Getting smart about chip technology
Over 13 million U.S. citizens fell victim to identity fraud last year, costing financial institutions a total of $15 billion. To better guarantee customer security in 2016, more and more credit unions are turning to Chip-and-PIN technology. Chip-and-PIN cards are quickly becoming the global standard in both credit and debit card payments. These new smart cards, or EMVs, utilize a computer chip embedded in the card to authenticate transactions. When this card is inserted into a chip-enabled reader, the chip on the card communicates with the reader by sending a one-time, dynamic code unique to that transaction.
There are a number benefits for both the customer and credit union in switching to the chip-and-PIN card technology. The unique transaction code makes it near impossible for criminals to develop a counterfeit card with data stolen from a Chip-and-PIN card. The security enhancements built into chip technology far exceed that of magnetic stripe technology and will be integral to helping reduce a credit union’s payment card data breach and fraud exposure when the physical card is used. Chip-and-PIN technology will also reduce exposure to card data compromises, which alleviates the time and resources used by a credit union to process fraud claims.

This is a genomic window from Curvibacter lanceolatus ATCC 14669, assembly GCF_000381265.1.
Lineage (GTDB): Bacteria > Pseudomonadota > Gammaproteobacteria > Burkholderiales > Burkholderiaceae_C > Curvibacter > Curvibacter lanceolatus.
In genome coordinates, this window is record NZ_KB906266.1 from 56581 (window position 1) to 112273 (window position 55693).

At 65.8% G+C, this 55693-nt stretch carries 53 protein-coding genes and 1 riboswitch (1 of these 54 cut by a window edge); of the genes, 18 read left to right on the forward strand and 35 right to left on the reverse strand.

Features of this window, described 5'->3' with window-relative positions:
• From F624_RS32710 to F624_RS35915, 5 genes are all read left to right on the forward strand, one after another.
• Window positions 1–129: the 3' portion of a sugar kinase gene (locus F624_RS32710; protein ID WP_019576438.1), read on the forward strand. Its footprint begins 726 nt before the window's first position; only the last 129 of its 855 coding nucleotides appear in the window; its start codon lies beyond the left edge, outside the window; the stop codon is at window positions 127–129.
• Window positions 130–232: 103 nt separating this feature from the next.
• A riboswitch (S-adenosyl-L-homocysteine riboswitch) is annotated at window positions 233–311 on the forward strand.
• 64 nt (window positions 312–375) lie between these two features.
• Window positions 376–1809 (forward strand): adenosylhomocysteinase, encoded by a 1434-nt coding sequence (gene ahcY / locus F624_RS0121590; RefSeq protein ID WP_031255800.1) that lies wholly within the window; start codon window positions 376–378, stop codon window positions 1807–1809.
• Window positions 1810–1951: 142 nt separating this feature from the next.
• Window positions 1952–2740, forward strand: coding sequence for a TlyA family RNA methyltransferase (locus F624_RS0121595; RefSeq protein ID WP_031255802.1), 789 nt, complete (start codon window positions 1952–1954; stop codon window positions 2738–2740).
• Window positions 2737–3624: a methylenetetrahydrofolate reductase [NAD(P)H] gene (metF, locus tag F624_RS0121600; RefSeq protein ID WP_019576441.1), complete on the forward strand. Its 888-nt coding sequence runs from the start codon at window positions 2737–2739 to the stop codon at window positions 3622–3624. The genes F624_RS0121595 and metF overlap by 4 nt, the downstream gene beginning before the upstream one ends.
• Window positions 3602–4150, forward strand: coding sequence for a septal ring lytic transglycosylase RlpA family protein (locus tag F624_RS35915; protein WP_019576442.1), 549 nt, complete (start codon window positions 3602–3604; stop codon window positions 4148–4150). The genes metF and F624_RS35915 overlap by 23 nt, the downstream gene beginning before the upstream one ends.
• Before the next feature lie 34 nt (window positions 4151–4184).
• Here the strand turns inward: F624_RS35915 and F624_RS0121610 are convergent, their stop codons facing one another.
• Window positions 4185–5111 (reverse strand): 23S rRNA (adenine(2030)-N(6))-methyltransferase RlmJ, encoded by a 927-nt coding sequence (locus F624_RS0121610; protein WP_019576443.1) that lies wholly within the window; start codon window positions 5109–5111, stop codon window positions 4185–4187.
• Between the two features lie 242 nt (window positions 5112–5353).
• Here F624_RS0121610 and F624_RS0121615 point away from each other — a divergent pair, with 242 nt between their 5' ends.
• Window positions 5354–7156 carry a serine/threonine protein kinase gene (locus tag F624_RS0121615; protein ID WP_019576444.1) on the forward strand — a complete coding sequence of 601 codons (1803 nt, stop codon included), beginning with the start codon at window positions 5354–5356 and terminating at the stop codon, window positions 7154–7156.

As smart cards become more widespread, adoption of the new technology has the potential to build on a credit union’s reputation and membership. In fact, many financial institutions around the world have already converted to chip technology. European Union countries rely exclusively on chip-and-PIN technology and often do not even accept chip-and-signature cards. This means adopting chip cards will also make it much easier for cardholders to travel internationally.
It is impossible to ignore the added benefits of adapting to Chip-and-PIN technology. However, while the new technology virtually eliminates fraud when a purchase is made in a face-to-face transaction, Chip-and-PIN does not address online, mail, telephone, or lost/stolen card fraud. Therefore, credit unions should continue to deploy multiple layers of protection and should enhance existing fraud detection systems to help combat fraud in both the card-present and card-not-present environments.